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08 Jan 2013

Training your brain to stop thinking about food
Hi Doc

Please help!
For most of last year I was on anti depressants which made my appetite go crazy : I sometimes woke up at 2 am and 5am absolutely ravenous to the point of feeling sick. The meds also made me nauseous. I am now almost a week off them. I am still having major hunger pangs.
I obsess about food and the fear that I will get so hungry I will be sick. This morning I woke at 4h30am ravenous so I had my usual breakfast of scrambled egg and toast. I was so nauseous I eventually threw up. A bit later once the nausea stopped I had toast and marmite, beef &  veg cuppa soup and one and a half provita with marmite. All morning I am hungry, stomach feels grumbly - I am so scared to overeat. I try snack on healthy things : apples, corn/rice cakes, provita, a bit of biltong (I find I need protein to stabilise the blood sugar spike feelings) and fat free yoghurt. I avoid sweet things as much as possible. I am also trying to drink water when I feel hungry (I did not used to drink water unless I was very thirsty)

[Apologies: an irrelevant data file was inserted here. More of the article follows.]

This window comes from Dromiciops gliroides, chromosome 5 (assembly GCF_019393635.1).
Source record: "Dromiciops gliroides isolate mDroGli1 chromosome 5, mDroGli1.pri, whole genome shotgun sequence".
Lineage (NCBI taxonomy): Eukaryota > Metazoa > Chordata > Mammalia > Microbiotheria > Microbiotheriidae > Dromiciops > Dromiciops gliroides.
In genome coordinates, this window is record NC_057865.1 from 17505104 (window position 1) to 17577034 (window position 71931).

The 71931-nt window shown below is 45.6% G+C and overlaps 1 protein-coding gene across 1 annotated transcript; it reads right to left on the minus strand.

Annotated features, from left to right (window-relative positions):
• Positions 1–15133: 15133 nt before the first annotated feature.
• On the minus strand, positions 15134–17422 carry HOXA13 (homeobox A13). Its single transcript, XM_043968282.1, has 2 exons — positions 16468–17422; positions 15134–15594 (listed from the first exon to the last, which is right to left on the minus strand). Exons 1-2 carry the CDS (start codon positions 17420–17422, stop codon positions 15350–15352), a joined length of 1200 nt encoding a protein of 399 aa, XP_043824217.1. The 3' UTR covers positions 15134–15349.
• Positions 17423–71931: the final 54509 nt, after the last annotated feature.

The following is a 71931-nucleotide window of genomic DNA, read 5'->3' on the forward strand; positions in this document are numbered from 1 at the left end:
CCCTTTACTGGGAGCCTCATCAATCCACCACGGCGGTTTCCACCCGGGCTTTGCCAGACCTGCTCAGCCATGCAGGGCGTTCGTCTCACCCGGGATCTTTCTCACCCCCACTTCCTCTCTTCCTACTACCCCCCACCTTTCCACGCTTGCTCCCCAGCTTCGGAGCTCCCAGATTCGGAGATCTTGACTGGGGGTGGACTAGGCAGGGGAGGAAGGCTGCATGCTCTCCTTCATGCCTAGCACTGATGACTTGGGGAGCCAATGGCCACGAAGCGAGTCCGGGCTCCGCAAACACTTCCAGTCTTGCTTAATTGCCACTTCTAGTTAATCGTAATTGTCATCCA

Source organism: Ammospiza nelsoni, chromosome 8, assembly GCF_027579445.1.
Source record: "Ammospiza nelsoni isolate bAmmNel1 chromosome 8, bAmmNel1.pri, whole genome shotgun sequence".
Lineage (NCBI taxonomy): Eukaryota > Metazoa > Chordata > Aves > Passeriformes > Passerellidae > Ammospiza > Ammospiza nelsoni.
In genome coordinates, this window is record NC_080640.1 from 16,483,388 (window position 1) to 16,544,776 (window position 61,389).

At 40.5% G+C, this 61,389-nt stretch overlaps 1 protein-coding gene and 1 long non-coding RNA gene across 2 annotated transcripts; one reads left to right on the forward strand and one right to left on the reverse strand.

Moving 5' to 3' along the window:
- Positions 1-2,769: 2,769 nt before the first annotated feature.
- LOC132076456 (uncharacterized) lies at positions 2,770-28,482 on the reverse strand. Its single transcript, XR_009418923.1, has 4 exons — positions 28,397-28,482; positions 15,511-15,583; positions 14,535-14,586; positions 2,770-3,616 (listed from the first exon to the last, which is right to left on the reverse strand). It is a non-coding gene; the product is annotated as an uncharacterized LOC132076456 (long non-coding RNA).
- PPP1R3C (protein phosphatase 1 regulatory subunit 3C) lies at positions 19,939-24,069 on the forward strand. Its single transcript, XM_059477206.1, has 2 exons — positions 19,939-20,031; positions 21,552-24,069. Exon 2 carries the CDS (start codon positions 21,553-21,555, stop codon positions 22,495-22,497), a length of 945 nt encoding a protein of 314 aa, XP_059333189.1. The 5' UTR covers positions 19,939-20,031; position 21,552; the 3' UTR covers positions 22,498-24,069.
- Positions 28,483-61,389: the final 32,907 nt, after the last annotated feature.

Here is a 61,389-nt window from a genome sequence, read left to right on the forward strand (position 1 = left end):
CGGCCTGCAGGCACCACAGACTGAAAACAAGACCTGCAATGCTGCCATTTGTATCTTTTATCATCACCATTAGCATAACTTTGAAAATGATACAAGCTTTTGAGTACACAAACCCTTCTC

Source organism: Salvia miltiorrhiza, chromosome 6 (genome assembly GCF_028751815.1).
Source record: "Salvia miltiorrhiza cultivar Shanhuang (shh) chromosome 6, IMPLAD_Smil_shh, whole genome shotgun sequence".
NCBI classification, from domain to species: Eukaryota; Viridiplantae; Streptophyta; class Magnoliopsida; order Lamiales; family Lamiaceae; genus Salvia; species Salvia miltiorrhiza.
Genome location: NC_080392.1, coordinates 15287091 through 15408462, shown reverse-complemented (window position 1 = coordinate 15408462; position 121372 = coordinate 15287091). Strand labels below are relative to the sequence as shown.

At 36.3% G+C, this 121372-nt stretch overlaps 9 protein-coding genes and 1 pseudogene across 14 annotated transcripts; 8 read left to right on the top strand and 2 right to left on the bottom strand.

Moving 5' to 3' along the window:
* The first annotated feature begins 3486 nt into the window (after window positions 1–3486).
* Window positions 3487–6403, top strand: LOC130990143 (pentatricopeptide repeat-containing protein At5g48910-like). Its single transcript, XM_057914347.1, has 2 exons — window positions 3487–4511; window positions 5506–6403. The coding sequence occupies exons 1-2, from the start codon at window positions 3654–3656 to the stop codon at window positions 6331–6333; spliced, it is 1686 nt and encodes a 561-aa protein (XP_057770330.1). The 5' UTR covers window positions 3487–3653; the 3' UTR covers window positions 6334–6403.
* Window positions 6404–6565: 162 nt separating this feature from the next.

I have also started to gym but according to the kilojoules in and out I need to burn at least 2300KJ per DAY! I feel exhausted after only burning approx 400!

All I can think about is food, I am constantly hungry today and I am so scared I am going to overeat and get sick or I am going to get sick because I am too hungry! How can I train my brain to stop obsessing about food?

I have a desk job - I am overwhelmed at work : too much work to do and just cannot focus and the bosses try to act understanding but they stlll keep adding on the clients. When I was on leave I would occupy myself by doing something physical like housework or cleaning the pool or go to the gym.

PLEASE HELP! I AM BEYOND MY LIMIT HERE - Your eating disorders expert is not answering questions and I know you are very good at answering questions quite quickly so I appreciate that.
Answer 904 views
Expert
CyberShrink
cybershrink

01 Jan 0001

CBT is still the currently best available way of brain re-training, and for revising unhelpful assumptions.
Discuss WHAT you eat, which is as important as how much you eat, with a dietician - sounds like a bit too much marmite, potentially.
I've said before I don't like Venlor at all, and would be very cautious about recommending it.
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